United States District Court, N.D. Indiana, Fort Wayne Division
THOMAS L. DOHNER, Plaintiff,
ANDREW SAUL, Commissioner of the Social Security Administration, Defendant.
OPINION AND ORDER
A. BRADY JUDGE
matter comes before the Court on Plaintiff Thomas L.
Dohner's Brief (ECF No. 19), filed on January 31, 2019.
Defendant Andrew Saul, Commissioner of the Social Security
Administration (the “Commissioner”), filed his
Memorandum in Support of Commissioner's Decision (ECF No.
22) on April 11, 2019. Dohner filed his Reply Brief (ECF No.
23) on April 25, 2019. This matter is now ripe for review.
filed for disability insurance benefits and supplemental
security income under Titles II and XVI of the Social
Security Act on November 6, 2014. His application was denied
initially and on reconsideration. On May 17, 2017, Dohner had
a hearing on his application before an administrative law
judge (“ALJ”). The ALJ issued his decision (R.
29-37) on September 14, 2017, finding that Dohner was not
disabled (the “Decision”).
challenged the ALJ's decision by filing a request for
review with the Appeals Counsel, but that request was denied
on June 6, 2018. Dohner then filed his Complaint (ECF No. 1)
on August 8, 2018.
Standard of Review
claimant who is found to be “not disabled” may
challenge the Commissioner's final decision in federal
court. This Court must affirm the ALJ's decision if it is
supported by substantial evidence and free from legal error.
42 U.S.C. § 405(g); Steele v. Barnhart, 290
F.3d 936, 940 (7th Cir. 2002). Substantial evidence is
“more than a mere scintilla of proof.” Kepple
v. Massanari, 268 F.3d 513, 516 (7th Cir. 2001). It
means “evidence a reasonable person would accept as
adequate to support the decision.” Murphy v.
Astrue, 496 F.3d 630, 633 (7th Cir. 2007); see also
Diaz v. Chater, 55 F.3d 300, 305 (7th Cir. 1995)
(substantial evidence is “such relevant evidence as a
reasonable mind might accept as adequate to support a
conclusion.”) (citation and quotations omitted).
determining whether there is substantial evidence, the Court
reviews the entire record. Kepple, 268 F.3d at 516.
However, review is deferential. Skinner v. Astrue,
478 F.3d 836, 841 (7th Cir. 2007). A reviewing court will not
“reweigh evidence, resolve conflicts, decide questions
of credibility, or substitute [its] own judgment for that of
the Commissioner.” Lopez v. Barnhart, 336 F.3d
535, 539 (7th Cir. 2003) (quoting Clifford v. Apfel,
227 F.3d 863, 869 (7th Cir. 2000)).
if, after a “critical review of the evidence, ”
the ALJ's decision “lacks evidentiary support or an
adequate discussion of the issues, ” this Court will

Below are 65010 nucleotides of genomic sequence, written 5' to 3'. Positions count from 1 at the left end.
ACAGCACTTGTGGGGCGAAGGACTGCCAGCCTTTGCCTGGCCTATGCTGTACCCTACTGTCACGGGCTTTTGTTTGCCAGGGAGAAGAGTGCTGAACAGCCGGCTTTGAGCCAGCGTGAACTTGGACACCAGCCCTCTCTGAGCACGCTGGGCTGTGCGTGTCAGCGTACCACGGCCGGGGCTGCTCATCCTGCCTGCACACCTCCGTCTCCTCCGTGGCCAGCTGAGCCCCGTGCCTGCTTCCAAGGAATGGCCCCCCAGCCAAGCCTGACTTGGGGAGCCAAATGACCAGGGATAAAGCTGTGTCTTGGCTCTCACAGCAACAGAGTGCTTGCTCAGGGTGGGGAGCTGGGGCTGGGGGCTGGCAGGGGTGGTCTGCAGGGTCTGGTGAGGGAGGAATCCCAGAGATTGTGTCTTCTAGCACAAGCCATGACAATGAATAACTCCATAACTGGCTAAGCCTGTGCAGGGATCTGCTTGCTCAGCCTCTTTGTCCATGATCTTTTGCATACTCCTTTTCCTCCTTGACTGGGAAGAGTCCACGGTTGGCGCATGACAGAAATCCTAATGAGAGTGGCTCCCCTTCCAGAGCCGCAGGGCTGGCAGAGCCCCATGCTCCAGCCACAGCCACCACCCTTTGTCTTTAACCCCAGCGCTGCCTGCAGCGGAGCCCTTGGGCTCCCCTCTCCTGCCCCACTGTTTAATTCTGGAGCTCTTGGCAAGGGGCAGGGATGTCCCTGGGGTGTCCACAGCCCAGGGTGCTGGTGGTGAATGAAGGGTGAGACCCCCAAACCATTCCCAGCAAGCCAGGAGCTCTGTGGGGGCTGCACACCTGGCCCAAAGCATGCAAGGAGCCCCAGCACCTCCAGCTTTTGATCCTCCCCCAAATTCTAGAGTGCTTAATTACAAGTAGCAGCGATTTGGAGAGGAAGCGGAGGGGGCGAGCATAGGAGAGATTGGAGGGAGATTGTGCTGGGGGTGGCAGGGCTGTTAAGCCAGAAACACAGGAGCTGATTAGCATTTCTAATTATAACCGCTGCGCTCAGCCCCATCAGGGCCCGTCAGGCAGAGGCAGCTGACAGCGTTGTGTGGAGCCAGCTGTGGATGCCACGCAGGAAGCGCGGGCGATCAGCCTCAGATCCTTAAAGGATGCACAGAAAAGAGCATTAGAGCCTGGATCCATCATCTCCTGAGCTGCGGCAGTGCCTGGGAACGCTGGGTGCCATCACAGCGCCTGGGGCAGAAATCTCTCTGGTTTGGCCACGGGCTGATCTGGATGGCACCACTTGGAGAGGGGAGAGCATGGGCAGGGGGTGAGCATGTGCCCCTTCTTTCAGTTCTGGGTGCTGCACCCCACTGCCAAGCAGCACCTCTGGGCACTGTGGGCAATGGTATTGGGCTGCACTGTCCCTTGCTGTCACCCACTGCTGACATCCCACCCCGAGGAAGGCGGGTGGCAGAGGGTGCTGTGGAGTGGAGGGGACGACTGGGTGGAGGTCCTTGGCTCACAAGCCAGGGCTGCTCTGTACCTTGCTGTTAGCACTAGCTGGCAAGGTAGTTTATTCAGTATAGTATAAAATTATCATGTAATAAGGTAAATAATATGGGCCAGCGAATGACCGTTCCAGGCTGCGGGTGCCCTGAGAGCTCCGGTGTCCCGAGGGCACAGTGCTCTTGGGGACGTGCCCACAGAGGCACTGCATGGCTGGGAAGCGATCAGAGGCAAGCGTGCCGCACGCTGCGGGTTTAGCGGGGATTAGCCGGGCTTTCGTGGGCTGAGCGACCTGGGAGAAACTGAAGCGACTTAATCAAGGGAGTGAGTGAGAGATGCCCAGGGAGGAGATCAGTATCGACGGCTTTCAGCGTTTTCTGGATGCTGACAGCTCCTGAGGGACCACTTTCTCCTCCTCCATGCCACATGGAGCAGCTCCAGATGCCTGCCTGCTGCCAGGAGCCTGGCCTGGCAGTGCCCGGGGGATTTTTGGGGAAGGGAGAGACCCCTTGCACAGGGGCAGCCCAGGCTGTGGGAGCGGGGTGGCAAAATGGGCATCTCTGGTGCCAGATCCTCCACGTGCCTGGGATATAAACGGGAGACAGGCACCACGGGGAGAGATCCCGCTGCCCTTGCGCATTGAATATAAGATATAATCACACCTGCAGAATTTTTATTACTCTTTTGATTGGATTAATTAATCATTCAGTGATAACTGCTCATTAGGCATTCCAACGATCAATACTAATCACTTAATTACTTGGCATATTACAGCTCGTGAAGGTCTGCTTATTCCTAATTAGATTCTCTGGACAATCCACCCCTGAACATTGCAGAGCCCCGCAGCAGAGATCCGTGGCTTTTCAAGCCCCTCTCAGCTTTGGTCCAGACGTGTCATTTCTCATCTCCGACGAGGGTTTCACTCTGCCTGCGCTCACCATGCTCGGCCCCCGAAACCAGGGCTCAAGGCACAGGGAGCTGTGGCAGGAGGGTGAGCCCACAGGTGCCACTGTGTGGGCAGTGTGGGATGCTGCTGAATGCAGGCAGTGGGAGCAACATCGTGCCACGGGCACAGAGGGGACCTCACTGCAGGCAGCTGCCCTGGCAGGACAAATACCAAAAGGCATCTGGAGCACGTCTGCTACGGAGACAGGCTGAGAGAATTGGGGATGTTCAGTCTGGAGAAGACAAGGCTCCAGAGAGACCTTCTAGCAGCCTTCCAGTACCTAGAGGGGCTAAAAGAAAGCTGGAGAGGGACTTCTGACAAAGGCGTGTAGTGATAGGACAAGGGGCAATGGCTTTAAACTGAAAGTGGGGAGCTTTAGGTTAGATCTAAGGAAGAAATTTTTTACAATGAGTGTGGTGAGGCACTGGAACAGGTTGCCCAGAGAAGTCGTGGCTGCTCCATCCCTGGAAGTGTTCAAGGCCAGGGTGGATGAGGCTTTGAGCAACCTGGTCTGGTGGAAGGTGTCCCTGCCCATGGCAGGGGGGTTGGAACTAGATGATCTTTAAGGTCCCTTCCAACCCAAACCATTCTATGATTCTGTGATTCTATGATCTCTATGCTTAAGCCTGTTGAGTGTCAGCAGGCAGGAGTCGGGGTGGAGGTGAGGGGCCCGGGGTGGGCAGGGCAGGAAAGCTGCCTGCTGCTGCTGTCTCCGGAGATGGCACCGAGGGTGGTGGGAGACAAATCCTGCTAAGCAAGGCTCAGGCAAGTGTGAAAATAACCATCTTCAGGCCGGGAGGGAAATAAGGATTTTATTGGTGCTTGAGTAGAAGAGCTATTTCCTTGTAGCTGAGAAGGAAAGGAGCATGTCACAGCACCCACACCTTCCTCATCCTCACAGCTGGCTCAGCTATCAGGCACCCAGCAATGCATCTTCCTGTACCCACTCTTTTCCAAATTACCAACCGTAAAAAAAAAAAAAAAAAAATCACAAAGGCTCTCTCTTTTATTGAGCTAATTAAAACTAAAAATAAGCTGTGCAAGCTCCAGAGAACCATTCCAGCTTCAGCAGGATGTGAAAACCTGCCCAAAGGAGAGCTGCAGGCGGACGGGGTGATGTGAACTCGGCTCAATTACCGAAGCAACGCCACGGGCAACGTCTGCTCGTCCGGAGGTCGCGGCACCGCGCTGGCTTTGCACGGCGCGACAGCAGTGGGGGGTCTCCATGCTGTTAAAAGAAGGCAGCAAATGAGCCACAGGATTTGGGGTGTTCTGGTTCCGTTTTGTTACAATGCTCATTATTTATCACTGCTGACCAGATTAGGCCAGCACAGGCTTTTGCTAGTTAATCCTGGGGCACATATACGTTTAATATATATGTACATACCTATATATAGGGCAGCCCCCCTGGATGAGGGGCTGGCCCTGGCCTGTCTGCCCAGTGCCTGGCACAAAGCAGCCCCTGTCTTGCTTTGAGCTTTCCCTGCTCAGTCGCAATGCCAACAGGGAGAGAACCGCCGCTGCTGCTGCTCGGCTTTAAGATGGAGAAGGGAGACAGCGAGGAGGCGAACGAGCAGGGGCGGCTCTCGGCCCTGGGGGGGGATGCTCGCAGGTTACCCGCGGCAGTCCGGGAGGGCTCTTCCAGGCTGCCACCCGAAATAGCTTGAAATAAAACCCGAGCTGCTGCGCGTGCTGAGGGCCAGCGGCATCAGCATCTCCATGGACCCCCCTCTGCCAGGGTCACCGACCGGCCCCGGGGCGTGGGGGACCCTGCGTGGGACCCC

not affirm it. Lopez, 336 F.3d at 539 (citations
omitted). While the ALJ need not discuss every piece of
evidence in the record, he “must build an accurate and
logical bridge from the evidence to [the] conclusion.”
Dixon v. Massanari, 270 F.3d 1171, 1176
(7th Cir. 2001). Further, the ALJ “may not select and
discuss only that evidence that favors his ultimate
conclusion, ” Diaz, 55 F.3d at 308, but
“must confront the evidence that does not support his
conclusion and explain why it was rejected, ”
Indoranto v. Barnhart, 374 F.3d 470, 474 (7th Cir.
2004). Ultimately, the ALJ must “sufficiently
articulate his assessment of the evidence to assure”
the court that he “considered the important
evidence” and to enable the court “to trace the
path of [his] reasoning.” Carlson v. Shalala,
999 F.2d 180, 181 (7th Cir. 1993) (quoting Stephens v.
Heckler, 766 F.2d 284, 287 (7th Cir. 1985) (internal
quotation marks omitted)).
The ALJ's Decision
person suffering from a disability that renders him unable to
work may apply to the Social Security Administration for
disability benefits. See 42 U.S.C. §
423(d)(1)(A) (defining disability as the “inability to
engage in any substantial gainful activity by reason of any
medically determinable physical or mental impairment which
can be expected to result in death or which has lasted or can
be expected to last for a continuous period of not less than
12 months”). To be found disabled, a claimant must
demonstrate that his physical or mental limitations prevent
him from doing not only his previous work, but also any other
kind of gainful employment that exists in the national
economy, considering his age, education, and work experience.
claimant's application is denied initially and on
reconsideration, he may request a hearing before an ALJ.
See 42 U.S.C. § 405(b)(1). An ALJ conducts a
five-step inquiry in deciding whether to grant or deny
benefits: (1) whether the claimant is currently employed, (2)
whether the claimant has a severe impairment, (3) whether the
claimant's impairment is one that the Commissioner
considers conclusively disabling, (4) if the claimant does
not have a conclusively disabling impairment, whether he has
the residual functional capacity to perform his past relevant
work, and (5) whether the claimant is capable of performing
any work in the national economy. See 20 C.F.R.
§ 404.1520(a); Zurawski v. Halter, 245 F.3d
881, 885 (7th Cir. 2001).
one, the ALJ found that Dohner had not engaged in substantial
gainful activity since March 16, 2015. At step two, the ALJ
found that Dohner had the following severe impairments:
hypertension, degenerative disc disease of the lumbar spine,
and shoulder arthropathy. The ...